From the Annals of Higher Education – In 1925, University Junior College (now San Antonio College) opened in San Antonio with an enrollment of 200 students. SAC is the oldest public junior college in Texas still in operation. The first classes met in the Main High School building. The school was initially under the administration of the University of Texas, but the state attorney general ruled in December 1925 that operation of a junior college by the University of Texas violated the state constitution. The college was renamed San Antonio Junior College and control was given over to the San Antonio board of education for the second year of operation. The school was given its current name in 1948, and relocated to a thirty-seven-acre campus on San Pedro Avenue in the Tobin Hill district. SAC is now operated by the Alamo Community College District. The college has an average semester enrollment of 22,028 credit students and an average annual enrollment of 16,000 other-than-credit students. San Antonio College is the largest single-campus community college in Texas.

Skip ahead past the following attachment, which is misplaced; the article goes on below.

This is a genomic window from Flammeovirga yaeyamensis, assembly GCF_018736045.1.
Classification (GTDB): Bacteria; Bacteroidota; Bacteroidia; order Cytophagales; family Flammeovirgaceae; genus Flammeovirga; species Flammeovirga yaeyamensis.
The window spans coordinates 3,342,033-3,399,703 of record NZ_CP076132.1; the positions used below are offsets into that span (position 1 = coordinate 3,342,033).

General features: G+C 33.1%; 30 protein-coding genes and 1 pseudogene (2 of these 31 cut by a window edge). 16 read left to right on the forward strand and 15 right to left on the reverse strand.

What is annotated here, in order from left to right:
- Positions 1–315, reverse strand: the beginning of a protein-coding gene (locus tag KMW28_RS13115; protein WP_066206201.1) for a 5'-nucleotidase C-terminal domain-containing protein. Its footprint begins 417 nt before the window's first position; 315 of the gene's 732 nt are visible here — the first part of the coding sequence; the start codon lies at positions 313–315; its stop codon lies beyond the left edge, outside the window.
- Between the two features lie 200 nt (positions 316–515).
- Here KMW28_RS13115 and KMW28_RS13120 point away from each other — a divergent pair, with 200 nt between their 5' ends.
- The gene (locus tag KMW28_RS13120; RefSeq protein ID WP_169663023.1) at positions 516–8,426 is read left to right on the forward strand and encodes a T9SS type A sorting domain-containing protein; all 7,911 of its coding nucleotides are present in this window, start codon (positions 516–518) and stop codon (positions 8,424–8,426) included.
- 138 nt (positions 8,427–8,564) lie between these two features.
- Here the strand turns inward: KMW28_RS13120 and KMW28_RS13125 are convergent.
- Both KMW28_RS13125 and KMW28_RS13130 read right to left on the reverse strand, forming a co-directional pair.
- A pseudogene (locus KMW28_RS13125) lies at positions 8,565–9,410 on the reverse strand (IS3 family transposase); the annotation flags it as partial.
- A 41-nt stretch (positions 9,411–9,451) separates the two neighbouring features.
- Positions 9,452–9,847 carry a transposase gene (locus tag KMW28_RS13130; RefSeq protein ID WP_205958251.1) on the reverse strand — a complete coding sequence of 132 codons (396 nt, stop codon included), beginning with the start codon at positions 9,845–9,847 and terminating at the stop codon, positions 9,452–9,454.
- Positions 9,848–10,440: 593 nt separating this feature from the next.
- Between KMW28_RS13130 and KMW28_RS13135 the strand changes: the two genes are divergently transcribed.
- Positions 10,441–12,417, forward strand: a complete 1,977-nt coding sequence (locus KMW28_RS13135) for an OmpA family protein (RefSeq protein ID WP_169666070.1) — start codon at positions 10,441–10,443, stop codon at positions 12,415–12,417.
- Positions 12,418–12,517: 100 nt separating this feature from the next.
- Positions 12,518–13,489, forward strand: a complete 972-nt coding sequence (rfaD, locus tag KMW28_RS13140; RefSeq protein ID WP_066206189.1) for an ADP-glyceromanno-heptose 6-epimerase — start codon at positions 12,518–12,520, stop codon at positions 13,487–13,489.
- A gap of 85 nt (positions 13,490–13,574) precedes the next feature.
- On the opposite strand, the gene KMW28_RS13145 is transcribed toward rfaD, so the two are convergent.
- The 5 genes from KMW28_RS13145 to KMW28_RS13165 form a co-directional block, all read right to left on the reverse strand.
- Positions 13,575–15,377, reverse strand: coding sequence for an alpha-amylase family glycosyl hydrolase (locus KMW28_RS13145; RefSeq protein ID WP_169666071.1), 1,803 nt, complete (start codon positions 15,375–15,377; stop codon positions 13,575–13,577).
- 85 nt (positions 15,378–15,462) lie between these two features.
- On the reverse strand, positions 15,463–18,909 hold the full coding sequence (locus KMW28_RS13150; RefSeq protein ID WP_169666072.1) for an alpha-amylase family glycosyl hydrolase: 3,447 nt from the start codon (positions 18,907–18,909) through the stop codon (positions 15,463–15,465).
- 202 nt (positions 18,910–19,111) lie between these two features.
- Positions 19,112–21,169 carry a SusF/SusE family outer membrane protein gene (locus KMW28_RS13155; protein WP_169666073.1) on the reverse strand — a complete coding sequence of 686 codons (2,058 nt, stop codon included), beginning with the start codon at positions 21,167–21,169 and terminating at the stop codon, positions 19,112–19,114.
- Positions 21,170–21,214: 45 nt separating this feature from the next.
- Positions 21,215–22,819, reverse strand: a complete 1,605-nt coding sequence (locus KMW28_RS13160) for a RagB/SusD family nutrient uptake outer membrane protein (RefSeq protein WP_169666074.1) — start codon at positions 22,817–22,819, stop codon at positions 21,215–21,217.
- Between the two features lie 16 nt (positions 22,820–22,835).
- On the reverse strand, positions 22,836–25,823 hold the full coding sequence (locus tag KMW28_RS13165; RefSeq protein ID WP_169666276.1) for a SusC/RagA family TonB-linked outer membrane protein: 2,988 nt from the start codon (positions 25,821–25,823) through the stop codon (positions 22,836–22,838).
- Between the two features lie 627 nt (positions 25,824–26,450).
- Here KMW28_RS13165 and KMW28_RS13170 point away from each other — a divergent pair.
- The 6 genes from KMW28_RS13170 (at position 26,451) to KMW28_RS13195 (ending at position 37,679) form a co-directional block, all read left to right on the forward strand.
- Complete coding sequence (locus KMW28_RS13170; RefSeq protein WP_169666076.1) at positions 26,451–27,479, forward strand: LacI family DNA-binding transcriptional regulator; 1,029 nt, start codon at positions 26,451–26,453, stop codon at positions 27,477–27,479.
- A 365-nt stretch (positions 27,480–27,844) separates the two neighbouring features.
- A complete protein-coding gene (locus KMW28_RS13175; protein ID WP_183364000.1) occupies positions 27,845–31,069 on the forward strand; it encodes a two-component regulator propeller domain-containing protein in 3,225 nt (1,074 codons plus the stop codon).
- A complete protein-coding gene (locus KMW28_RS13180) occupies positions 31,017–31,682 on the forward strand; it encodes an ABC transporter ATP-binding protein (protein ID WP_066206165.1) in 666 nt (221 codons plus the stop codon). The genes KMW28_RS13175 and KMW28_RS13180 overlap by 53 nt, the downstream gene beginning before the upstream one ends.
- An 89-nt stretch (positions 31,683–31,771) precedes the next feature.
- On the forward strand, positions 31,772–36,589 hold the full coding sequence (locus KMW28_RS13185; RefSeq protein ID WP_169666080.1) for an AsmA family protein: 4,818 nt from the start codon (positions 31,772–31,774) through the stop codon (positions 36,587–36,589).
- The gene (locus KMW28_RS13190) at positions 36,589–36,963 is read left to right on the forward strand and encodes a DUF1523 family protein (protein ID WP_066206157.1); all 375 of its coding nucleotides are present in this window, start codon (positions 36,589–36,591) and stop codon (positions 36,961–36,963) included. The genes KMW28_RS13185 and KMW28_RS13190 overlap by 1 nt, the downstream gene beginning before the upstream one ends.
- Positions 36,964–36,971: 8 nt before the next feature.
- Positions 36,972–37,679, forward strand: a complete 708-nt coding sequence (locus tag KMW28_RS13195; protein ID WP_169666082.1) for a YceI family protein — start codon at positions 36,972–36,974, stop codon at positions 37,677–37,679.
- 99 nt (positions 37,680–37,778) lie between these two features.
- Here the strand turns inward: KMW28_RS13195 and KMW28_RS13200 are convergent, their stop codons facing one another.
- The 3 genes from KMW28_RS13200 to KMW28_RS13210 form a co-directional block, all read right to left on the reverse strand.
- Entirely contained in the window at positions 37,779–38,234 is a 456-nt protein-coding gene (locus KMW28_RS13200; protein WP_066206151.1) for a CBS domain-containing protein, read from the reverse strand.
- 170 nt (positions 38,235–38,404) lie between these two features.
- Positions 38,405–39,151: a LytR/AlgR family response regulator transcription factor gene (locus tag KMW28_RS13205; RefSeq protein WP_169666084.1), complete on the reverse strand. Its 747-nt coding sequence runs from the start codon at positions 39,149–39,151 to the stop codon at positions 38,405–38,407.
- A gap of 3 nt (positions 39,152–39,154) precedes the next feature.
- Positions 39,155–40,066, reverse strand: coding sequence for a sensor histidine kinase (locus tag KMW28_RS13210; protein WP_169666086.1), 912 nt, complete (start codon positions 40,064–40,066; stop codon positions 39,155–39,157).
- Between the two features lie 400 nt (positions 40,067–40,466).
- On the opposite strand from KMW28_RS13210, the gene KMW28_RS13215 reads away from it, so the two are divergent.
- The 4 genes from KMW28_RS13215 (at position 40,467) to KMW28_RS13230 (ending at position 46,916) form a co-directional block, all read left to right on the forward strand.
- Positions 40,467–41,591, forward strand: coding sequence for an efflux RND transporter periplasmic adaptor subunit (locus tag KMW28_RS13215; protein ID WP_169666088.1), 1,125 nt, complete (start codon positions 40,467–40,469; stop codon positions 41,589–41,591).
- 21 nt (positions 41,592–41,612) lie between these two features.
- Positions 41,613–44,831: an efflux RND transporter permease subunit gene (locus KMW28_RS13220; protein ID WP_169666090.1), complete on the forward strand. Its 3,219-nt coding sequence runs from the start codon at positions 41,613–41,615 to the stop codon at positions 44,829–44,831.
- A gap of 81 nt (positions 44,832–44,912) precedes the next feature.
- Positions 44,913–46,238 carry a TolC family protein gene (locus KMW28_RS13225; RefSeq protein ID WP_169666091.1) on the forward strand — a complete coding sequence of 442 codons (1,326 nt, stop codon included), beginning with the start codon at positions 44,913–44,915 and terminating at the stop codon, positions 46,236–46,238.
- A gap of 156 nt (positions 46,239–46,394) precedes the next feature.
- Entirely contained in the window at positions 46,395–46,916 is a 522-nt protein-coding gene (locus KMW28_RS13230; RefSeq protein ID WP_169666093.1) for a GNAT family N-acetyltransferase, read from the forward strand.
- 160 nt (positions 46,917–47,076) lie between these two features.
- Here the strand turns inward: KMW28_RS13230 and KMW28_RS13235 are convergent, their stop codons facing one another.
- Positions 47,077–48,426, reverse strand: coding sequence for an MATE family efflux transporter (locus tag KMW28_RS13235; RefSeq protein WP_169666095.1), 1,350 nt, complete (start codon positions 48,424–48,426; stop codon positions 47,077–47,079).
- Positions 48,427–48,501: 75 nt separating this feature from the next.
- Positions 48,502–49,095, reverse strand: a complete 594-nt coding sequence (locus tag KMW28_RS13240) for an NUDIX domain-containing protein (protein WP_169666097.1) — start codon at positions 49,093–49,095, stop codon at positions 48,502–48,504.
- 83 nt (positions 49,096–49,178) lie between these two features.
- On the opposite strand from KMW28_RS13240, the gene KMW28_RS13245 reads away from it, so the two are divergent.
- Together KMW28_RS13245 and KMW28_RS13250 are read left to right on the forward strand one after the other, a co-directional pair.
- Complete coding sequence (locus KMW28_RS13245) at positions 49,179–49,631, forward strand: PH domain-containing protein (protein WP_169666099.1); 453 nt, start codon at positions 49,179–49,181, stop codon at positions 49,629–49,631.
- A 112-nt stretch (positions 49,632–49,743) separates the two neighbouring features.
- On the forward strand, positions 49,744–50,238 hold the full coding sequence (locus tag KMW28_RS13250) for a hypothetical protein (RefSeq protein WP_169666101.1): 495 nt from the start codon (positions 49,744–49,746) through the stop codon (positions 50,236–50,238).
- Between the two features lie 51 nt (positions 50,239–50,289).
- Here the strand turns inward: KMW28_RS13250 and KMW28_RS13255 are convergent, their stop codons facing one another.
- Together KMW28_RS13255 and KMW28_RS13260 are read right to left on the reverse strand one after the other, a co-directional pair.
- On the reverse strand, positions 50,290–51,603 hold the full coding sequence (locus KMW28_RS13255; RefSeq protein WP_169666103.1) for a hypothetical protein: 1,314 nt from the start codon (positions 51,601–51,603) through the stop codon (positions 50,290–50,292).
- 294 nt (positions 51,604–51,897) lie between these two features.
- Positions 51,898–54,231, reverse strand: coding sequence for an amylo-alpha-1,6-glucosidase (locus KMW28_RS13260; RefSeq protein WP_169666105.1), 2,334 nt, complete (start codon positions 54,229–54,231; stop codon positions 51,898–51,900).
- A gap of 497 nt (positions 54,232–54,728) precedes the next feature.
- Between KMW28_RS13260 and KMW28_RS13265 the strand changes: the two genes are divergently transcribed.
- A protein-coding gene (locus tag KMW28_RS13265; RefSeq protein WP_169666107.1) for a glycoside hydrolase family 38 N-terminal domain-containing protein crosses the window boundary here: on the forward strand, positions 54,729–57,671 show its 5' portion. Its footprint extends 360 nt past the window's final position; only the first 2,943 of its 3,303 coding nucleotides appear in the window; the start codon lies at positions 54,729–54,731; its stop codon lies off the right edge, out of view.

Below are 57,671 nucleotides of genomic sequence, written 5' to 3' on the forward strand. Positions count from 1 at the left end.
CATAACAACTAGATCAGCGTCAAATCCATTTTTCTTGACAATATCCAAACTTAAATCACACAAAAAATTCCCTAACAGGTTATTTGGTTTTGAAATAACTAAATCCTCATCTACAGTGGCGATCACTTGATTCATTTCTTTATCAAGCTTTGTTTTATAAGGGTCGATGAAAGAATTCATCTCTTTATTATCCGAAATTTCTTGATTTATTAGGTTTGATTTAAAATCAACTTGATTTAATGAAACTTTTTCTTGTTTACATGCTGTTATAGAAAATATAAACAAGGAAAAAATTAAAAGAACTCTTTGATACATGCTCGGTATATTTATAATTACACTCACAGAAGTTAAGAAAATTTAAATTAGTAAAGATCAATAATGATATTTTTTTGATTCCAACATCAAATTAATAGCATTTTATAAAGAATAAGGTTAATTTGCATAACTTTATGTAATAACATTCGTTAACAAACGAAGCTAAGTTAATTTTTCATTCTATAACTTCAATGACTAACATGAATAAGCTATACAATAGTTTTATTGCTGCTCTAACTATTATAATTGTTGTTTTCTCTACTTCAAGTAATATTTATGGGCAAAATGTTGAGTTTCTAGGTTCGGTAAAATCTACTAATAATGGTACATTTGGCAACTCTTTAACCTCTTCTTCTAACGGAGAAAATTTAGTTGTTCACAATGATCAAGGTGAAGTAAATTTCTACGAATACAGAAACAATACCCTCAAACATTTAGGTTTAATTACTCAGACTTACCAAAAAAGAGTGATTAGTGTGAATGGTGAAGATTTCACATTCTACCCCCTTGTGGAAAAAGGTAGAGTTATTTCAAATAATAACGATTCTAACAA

Image of the Gnome Ranger – official mascot of SAC.
Lt. Gov. Dan Patrick (TP) really, really wanted a vote on one of his pet projects – school vouchers. After getting the increasingly right-wing Texas senate to pass a bill that would create education savings accounts allowing parents to remove children from public schools and send them to private alternatives, and provide tax breaks for businesses offering donations to help pay for private schooling. The measure went down in flames in the Texas House – about the last bastion of occasional sanity in GOP-dominated Texas politics. The House voted 103-44 to reject Patrick’s plan. Democrats and rural Republicans torpedoed any chance of passage. Republicans wonder how they sell a bill that would reduce public school funding to parents who actually like public schools and have a harder time selling Patrick’s patchwork plan to rural voters where the public schools are the only option.
On to the bathrooms!